Lollipops in the Clinic: Information Dense Mutation Plots for Precision Medicine.

TitleLollipops in the Clinic: Information Dense Mutation Plots for Precision Medicine.
Publication TypeJournal Article
Year of Publication2016
AuthorsJay JJ, Brouwer C
JournalPLoS One
Date Published2016
KeywordsComputational Biology, Humans, Internet, Mutation, Precision Medicine, User-Computer Interface

<p><b>INTRODUCTION: </b>Concise visualization is critical to present large amounts of information in a minimal space that can be interpreted quickly. Clinical applications in precision medicine present an important use case due to the time dependent nature of the interpretations, although visualization is increasingly necessary across the life sciences. In this paper we describe the Lollipops software for the presentation of panel or exome sequencing results. Source code and binaries are freely available at Although other software and web resources exist to produce lollipop diagrams, these packages are less suited to clinical applications. The demands of precision medicine require the ability to easily fit into a workflow and incorporate external information without manual intervention.</p><p><b>RESULTS: </b>The Lollipops software provides a simple command line interface that only requires an official gene symbol and mutation list making it easily scriptable. External information is integrated using the publicly available Uniprot and Pfam resources. Heuristics are used to select the most informative components and condense them for a concise plot. The output is a flexible Scalable Vector Graphic (SVG) diagram that can be displayed in a web page or graphic illustration tool.</p><p><b>CONCLUSION: </b>The Lollipops software creates information-dense, publication-quality mutation plots for automated pipelines and high-throughput workflows in precision medicine. The automatic data integration enables clinical data security, and visualization heuristics concisely present knowledge with minimal user configuration.</p>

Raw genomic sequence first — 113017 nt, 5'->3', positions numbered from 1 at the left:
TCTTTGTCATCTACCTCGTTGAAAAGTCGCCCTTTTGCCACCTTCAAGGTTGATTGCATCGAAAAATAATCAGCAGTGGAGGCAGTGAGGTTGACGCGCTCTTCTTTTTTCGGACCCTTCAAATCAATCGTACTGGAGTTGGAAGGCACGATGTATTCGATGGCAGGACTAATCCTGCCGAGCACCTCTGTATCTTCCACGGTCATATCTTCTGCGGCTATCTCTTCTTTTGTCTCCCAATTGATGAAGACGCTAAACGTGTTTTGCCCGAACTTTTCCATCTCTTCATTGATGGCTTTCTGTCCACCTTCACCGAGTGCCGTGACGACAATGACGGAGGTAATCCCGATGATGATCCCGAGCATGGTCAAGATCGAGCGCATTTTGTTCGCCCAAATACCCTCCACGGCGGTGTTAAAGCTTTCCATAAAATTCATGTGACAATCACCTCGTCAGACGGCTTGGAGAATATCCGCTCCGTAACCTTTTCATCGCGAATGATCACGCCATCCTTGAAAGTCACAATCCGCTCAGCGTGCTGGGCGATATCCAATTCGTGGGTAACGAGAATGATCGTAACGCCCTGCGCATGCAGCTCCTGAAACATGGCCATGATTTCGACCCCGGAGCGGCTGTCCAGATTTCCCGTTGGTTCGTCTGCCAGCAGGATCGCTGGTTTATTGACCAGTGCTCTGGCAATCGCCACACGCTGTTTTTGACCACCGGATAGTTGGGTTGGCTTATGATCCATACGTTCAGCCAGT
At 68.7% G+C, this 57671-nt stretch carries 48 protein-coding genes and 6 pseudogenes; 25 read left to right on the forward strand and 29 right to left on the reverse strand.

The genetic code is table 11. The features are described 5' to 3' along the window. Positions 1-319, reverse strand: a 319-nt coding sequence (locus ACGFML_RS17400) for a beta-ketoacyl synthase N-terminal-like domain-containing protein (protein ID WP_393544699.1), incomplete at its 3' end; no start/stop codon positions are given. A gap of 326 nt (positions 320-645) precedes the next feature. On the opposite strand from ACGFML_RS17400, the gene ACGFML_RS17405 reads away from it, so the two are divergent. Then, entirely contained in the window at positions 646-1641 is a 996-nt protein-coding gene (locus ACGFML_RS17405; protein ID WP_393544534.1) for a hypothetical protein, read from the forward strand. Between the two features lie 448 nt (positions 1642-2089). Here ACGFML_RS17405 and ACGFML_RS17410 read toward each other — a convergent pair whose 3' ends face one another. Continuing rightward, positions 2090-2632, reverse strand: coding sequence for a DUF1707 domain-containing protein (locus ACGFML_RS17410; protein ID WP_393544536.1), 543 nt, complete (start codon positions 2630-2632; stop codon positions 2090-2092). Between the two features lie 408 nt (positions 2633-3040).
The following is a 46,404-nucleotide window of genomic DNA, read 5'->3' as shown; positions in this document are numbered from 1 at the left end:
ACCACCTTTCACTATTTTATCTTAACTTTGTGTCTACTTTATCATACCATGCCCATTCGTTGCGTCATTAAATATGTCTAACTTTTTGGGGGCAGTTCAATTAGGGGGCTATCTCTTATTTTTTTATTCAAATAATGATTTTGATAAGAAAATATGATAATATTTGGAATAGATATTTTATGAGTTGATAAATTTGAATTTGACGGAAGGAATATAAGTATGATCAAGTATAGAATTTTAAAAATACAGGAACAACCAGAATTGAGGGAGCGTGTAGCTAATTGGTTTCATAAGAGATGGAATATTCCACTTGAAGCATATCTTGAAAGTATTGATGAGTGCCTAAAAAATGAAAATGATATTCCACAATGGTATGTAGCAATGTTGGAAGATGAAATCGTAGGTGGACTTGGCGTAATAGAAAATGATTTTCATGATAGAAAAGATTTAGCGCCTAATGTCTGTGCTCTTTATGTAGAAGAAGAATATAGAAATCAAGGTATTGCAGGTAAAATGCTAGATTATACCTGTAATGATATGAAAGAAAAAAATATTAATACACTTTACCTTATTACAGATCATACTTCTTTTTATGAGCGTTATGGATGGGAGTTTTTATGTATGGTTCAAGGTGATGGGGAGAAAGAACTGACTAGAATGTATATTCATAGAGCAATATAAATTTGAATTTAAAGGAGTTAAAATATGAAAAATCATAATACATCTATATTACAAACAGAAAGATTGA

Alternate JournalPLoS ONE
PubMed ID27490490
PubMed Central IDPMC4973895